The Career Development Office (CDO) is committed to assisting you in your career pursuits.  As a current student, the support and resources available to you are numerous and wide-ranging.  The CDO offers:

  • One-on-one Counselling;
  • Several On-campus Interview Programs;
  • Professional Development Workshops and Seminars;
  • Guides and Resources;
  • Resume and Cover Letter Writing Support;
  • Mock Interviews;
  • Reciprocity with Other Law Schools;
  • And More...
These resources, as well as the means to book an appointment with one of our staff members, can be accessed by logging into UTLC: The University of Toronto Law Career Network.
Please note:  UTLC is a password protected website for UofT law students and graduates.  If you are a student or graduate and do not remember your password, please contact the CDO at

Frequently Asked Questions for Incoming 1L Students

  • When should I start thinking about my career options?
    In the fall of 1L, the priority is settling into law school life. That said, we encourage you to start thinking about your career early. Make sure you attend the CDO’s sessions about 1L opportunities.

  • What opportunities are there for 1L summer employment in law firms and government?
    A handful of employers in Calgary, Ottawa and Toronto hire a small number of 1L students. They typically partake in organized recruitment activities. There are a number of info pages about these recruits in the CDO’s UTLC portal.

    The formal 1L recruits are very competitive given the small number of positions available for first year students. The good news is that a 1L legal job is not a prerequisite for jobs in 2L or articling. Consider doing something that you love, find interesting, or that pays the bills. All jobs lead to skills and experiences that you can offer to legal employers down the road.

  • What sort of summer employment is available at UT Law?
    There are over 90 paid positions offered each summer by law school employers, including Downtown Legal Services (DLS), Law in Action Within Schools (LAWS), Pro Bono Students Canada (PBSC), and others. We have created the Law School Summer Employment Program (LSSEP) to streamline the application, interview, and offer process so students consider all their summer job options at the same time. 1L faculty summer jobs are interesting and exciting positions that offer students an opportunity to work in the legal community doing research, working with youth, and more.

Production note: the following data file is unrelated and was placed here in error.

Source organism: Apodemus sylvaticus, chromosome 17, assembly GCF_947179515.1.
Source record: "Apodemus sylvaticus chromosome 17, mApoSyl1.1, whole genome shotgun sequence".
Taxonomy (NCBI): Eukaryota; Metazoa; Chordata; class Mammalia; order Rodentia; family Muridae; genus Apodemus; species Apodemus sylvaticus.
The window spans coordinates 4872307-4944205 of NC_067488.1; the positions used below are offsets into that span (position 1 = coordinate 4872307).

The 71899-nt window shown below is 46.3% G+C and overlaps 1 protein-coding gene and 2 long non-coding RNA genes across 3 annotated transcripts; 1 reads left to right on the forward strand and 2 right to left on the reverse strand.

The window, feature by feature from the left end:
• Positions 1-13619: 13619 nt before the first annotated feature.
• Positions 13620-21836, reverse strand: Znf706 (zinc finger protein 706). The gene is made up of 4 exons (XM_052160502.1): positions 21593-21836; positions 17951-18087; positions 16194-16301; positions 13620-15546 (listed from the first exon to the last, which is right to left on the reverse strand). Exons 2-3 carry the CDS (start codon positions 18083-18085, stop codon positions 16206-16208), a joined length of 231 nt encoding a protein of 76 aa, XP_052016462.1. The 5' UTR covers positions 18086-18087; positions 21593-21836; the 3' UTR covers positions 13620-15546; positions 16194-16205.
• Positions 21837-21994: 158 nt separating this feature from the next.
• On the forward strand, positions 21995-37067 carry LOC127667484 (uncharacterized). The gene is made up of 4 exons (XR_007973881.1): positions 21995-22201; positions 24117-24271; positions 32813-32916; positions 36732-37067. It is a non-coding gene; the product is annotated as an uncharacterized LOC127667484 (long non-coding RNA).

• Networking – do I need to think about this yet?
    Making genuine connections with people and learning about what they do is important throughout your time at law school and your career. Even though its sometimes nervous-making, we encourage you to get to know your professors by attending their office hours, introduce yourself to guest speakers, talk to staff at the law school, and meet practising lawyers - whether that is virtually or in person. All have something unique to offer you about the legal community. You never know who your next advocate will be.

  • Why don’t I see many government/public interest employers hiring for 1L?
    The first year hiring process is a very small process and only a couple of government employers hire (usually in February). This number jumps significantly for 2L summer positions and articling roles.

    Public interest employers are often under-resourced, so there are very few of them that can offer paid summer positions. The best way to work with a public interest employer in first year is to inquire about a summer fellowship, paid by UT Law. Public interest fellowships are granted as part of the LSSEP, the application deadline for which is early in the new year. Many of the larger public interest employers can, however, offer some limited funding for an articling student. As such, you’ll often see job postings for public interest employers leading up to the articling recruitment process.

  • Do I need to do a joint JD/MBA to be competitive for Bay St. jobs? What about other joint programs?
    If you have a strong interest in business and would like to further yourself academically in this area with only 1 extra year of schooling, the joint JD/MBA is a great option, but by no means necessary in achieving your Bay St. goals.

    The same goes for other joint programs you may be considering. Pursuing an additional degree is never a guarantee that particular employers will hire you. However, if you choose to pursue a joint degree because of genuine interest, and can articulate to potential employers a strong rationale for your decision to pursue it, this can certainly serve to bolster your application.

    If you are considering a joint degree, we strongly encourage you to reach out to upper year students or alumni to find out what they got out of this path and whether it assisted them in obtaining the career you are hoping for.

    Finally, make sure you speak to both the admissions staff in the other Faculty, as well as Assistant Dean Sara Faherty here at the law school, to ensure you are eligible for the program, confirm important deadlines, and discuss what a joint degree will mean for your upper-year law course planning options.